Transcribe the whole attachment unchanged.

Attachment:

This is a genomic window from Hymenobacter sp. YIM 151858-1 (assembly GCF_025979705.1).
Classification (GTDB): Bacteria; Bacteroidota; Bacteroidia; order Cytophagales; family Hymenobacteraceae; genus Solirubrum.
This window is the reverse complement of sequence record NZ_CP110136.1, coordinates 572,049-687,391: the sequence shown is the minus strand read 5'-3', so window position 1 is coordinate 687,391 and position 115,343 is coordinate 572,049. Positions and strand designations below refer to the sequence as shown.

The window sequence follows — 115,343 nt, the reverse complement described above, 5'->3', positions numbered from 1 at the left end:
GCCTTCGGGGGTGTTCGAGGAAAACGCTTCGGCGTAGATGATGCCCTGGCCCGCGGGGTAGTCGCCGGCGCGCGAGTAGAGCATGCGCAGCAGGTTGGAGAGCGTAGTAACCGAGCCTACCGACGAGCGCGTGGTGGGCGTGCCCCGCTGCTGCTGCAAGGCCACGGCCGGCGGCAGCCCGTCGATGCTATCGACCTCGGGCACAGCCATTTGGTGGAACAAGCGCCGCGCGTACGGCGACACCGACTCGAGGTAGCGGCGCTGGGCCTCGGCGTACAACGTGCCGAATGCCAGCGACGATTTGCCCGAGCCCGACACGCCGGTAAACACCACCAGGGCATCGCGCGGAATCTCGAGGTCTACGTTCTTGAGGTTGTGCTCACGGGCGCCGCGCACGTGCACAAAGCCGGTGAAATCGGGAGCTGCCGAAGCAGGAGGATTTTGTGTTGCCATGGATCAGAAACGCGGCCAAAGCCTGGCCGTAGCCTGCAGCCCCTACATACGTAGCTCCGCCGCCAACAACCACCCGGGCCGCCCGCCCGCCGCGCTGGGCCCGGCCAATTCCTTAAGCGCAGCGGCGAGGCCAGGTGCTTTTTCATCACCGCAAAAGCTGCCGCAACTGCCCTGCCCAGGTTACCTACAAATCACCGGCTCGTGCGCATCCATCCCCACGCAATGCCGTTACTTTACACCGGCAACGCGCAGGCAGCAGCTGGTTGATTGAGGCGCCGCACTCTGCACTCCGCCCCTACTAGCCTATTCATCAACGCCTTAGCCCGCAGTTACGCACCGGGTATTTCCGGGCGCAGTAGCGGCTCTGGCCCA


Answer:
This is a genomic window from Hymenobacter sp. YIM 151858-1 (assembly GCF_025979705.1).
Classification (GTDB): Bacteria; Bacteroidota; Bacteroidia; order Cytophagales; family Hymenobacteraceae; genus Solirubrum.
This window is the reverse complement of sequence record NZ_CP110136.1, coordinates 572,049-687,391: the sequence shown is the minus strand read 5'-3', so window position 1 is coordinate 687,391 and position 115,343 is coordinate 572,049. Positions and strand designations below refer to the sequence as shown.

The window sequence follows — 115,343 nt, the reverse complement described above, 5'->3', positions numbered from 1 at the left end:
GCCTTCGGGGGTGTTCGAGGAAAACGCTTCGGCGTAGATGATGCCCTGGCCCGCGGGGTAGTCGCCGGCGCGCGAGTAGAGCATGCGCAGCAGGTTGGAGAGCGTAGTAACCGAGCCTACCGACGAGCGCGTGGTGGGCGTGCCCCGCTGCTGCTGCAAGGCCACGGCCGGCGGCAGCCCGTCGATGCTATCGACCTCGGGCACAGCCATTTGGTGGAACAAGCGCCGCGCGTACGGCGACACCGACTCGAGGTAGCGGCGCTGGGCCTCGGCGTACAACGTGCCGAATGCCAGCGACGATTTGCCCGAGCCCGACACGCCGGTAAACACCACCAGGGCATCGCGCGGAATCTCGAGGTCTACGTTCTTGAGGTTGTGCTCACGGGCGCCGCGCACGTGCACAAAGCCGGTGAAATCGGGAGCTGCCGAAGCAGGAGGATTTTGTGTTGCCATGGATCAGAAACGCGGCCAAAGCCTGGCCGTAGCCTGCAGCCCCTACATACGTAGCTCCGCCGCCAACAACCACCCGGGCCGCCCGCCCGCCGCGCTGGGCCCGGCCAATTCCTTAAGCGCAGCGGCGAGGCCAGGTGCTTTTTCATCACCGCAAAAGCTGCCGCAACTGCCCTGCCCAGGTTACCTACAAATCACCGGCTCGTGCGCATCCATCCCCACGCAATGCCGTTACTTTACACCGGCAACGCGCAGGCAGCAGCTGGTTGATTGAGGCGCCGCACTCTGCACTCCGCCCCTACTAGCCTATTCATCAACGCCTTAGCCCGCAGTTACGCACCGGGTATTTCCGGGCGCAGTAGCGGCTCTGGCCCA